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'Raise up a child in the way he should go. And when he is old he will not depart from it.' This old proverb can cut both ways, so its imperative to teach youngsters the beauty of the earth and how to tend it.⠀
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Springtime and we're planting the garden here in Boulder, CO. Shepherd is getting to know soil. His interaction ranges from throwing, rolling, eating, somersaulting, smelling, wrestling, and pretending he's a rhino on the Serengeti or bison on American plains (BTW, places with dark soil). His relation has no barriers. Its the landscape of imagination. He loves it. I am reminded of all that I can learn from my kids. The unreasonable becomes obvious, work becomes laughter, bare feet over shoes, curiosity is constant, life is the present. ⠀
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Little people are a potent force for change. With every generation, antiquated ways of living are overturned by new ones. Let's sow beautiful ideas and practices into the hearts and minds of our children, so they work for the ecological and cultural integrity of the world. As John-Paul Maxfield says, 'cultivate the farmer within'. Start on your patch of Earth, no matter how small or large, land or no land, farm or skyscraper. This is the power of schoolyard gardens. Where there is space, there can be food, and that is the groundswell of change. ⠀
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@kissthegroundca @slowfoodusa@rodaleinstitute @kimbalmusk@edibleschoolyard @theecologycenter@shannonalgiere @jackalgiere@stonebarns @thekitchencommunity@thekitchen @alicelouisewaters@maxfields_organics@patagoniaprovisions @theperennialsf@wholesystemsdesign@vermontcompost @rustbeltriders

Philip TaylorComment
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The Wall Street Journal covers farming today. Words they use: 'Powers, dominance, eroded, capture, profits, imperil, strong dollar, lost share, etc.' I can hardly stomach the commodification of food. Farmers exposed to global market risk. Its ridiculous that farmers living on the Mississippi floodplain have to monitor market prices determined, this year, by Brazil's bumper crop. Brazilians are walking the same tightrope. U.S. taxpayers are going to shell out billions of dollars in farmer insurance, while U.S. companies like DuPont, Monsanto and Cargill ramp production in foreign countries, thereby eroding the market price for farmers that they also service in America (a true Conflict of Interest). This article showcases the modern despair of the industrial system, which neoliberal economic policies have spawned and touted as democracy. U.S. farmers are on the losing side of any equation that uses yield, acreage, and labor costs. The U.S. invented this equation, and now we pay. The invisible hand is slapping us in the ass, mainly farmers, that is. The article implicitly blames the shrinking farm acreage in the U.S. as a reason for out lack of competitiveness, citing conservation and urban development - bogus. Our addiction to soybeans is as ruthless as our epidemic of opioids.....I'd wager that they're linked. The heart and soul of the midwest is being eviscerated by folks that reduce food to a commodity, which is traded on rock bottom pricing, rather than something that nourishes the people and the ground, bringing communities together, creating local economy. Enough ranting, for now....@monsantoco @cargill @dupont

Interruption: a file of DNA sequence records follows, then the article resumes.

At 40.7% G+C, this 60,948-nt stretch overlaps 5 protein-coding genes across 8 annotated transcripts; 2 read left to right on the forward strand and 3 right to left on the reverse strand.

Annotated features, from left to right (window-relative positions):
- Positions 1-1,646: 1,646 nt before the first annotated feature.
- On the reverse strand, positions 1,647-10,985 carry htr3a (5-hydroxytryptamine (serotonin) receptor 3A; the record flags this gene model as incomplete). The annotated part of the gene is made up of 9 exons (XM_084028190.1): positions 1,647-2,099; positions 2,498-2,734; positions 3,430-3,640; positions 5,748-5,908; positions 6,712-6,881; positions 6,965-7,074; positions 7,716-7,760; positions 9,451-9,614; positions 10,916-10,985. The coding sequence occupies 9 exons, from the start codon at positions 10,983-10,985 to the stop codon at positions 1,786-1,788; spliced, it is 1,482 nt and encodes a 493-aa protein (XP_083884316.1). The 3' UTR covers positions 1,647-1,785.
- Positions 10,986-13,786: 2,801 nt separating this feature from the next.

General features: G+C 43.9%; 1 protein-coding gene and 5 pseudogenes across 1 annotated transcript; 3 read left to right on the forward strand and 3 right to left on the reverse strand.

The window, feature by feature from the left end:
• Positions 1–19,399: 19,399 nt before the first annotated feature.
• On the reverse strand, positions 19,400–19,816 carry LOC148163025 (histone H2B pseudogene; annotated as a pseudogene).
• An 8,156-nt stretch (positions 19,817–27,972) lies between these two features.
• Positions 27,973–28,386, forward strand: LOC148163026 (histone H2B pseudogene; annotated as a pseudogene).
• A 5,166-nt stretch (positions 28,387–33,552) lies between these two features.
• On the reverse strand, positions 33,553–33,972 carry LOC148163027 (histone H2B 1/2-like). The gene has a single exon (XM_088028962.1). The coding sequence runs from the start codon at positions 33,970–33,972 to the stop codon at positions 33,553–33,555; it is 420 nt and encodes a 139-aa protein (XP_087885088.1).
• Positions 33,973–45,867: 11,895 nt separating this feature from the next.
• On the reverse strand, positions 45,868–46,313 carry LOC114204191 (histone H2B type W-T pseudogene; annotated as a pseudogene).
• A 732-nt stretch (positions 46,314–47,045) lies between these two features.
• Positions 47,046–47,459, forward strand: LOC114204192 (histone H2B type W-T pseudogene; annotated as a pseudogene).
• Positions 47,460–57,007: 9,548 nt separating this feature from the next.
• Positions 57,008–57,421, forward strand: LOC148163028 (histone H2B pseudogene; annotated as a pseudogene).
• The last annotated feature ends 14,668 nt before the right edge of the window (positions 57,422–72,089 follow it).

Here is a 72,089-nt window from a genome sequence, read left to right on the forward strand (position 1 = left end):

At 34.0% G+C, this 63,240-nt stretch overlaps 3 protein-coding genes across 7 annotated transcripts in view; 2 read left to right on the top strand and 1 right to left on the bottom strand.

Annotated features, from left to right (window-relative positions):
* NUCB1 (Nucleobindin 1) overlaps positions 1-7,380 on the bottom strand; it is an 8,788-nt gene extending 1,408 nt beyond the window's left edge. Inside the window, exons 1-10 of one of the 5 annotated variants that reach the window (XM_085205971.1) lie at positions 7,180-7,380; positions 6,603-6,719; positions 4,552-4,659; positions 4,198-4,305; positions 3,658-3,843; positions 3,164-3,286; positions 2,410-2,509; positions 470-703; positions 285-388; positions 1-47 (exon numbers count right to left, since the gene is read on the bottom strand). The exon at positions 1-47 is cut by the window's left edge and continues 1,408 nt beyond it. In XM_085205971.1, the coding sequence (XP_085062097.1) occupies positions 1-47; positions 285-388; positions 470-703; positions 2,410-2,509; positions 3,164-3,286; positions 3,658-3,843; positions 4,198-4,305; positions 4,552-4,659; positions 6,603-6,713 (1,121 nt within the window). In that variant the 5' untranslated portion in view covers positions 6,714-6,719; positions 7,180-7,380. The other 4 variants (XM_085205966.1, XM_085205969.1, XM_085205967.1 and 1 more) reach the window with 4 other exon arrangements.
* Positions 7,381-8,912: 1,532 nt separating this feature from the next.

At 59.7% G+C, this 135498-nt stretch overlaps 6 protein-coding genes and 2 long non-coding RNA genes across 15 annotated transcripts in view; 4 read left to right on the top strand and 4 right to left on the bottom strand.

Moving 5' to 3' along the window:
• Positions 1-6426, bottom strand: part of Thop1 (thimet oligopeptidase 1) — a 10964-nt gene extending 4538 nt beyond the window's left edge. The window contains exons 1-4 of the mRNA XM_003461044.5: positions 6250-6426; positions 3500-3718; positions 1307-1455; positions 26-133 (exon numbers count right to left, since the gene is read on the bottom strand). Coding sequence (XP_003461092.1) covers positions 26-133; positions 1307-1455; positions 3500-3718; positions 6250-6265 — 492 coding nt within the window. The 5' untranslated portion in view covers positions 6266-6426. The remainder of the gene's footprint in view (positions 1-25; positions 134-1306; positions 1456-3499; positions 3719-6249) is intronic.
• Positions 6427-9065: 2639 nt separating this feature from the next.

Philip TaylorComment
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The Pacific Sardine. One of the most important fish in the ocean. Sardines travel in large schools with their mouths open, filtering plankton from seawater, building muscles loaded with protein and omega-3 fats. They form epic 'bait balls' often showcased in documentaries, such as Planet Earth. Sardines are supercharged with nutrition. They are often called a forage fish because whales, seabirds, sharks, tuna, salmon, dolphins and sea lions heavily rely on them for food. Sardines and other small schooling fish like anchovies, menhaden, shad, herring, are the central cog of oceanic ecosystems. ⠀

Humans have decimated wild populations. Rather than eat these delicious fish, we grind them up for fishmeal to make animal feed, fertilizer and other agriculture products. About 20 lbs. of sardines are used to raise 1 lb. of tuna - a bogus and inefficient way to use the beauty of the Earth. ⠀

John Steinbeck saw the legendary 1947 sardine collapse in Monterery while he writing about paisano life in Tortilla Flat, and later Cannery Row. We are slow to learn. Though the population has been rebuilding, the plight of the sardine continues. Populations have plunged by 90 percent since 2007. Just last Sunday the Pacific Fishery Management Council extended the commercial ban on all forage fish along the coasts of Cali, Oregon and Washington. Thanks Oceana for all your work!⠀

Two months ago I was able to use a few of these special creatures with Josh and Bardford to make escabeche. We got them from TwoXSea, the best source of sustainable sea food. My joy was uncontainable. The tender & oily tissue, the subtle differences in every trait, from eye, cheek and muscle color, the bizarrely high ratio of muscle to viscera, the translucent scales and cerulean across their backs. ⠀

Mad Ag has been working to reduce pressure on sardine fisheries by inventing animal feed that doesn't use fishmeal. We use insects to replace fishmeal and other unsustainable ingredients. We work for vibrant oceans. ⠀

@oceana @patagonia@patagoniaprovisions @2byc @wwf@nrdc_org @ordinairewine@percyselections @brumairesf ⠀

Philip TaylorComment
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The soils are deep and the compost dark at Goshen. Kids set up tarp camp behind 3 cords of hardwood. My dad shows us how to tend the ground to tend the place. Stewardship is an intergenerational thing.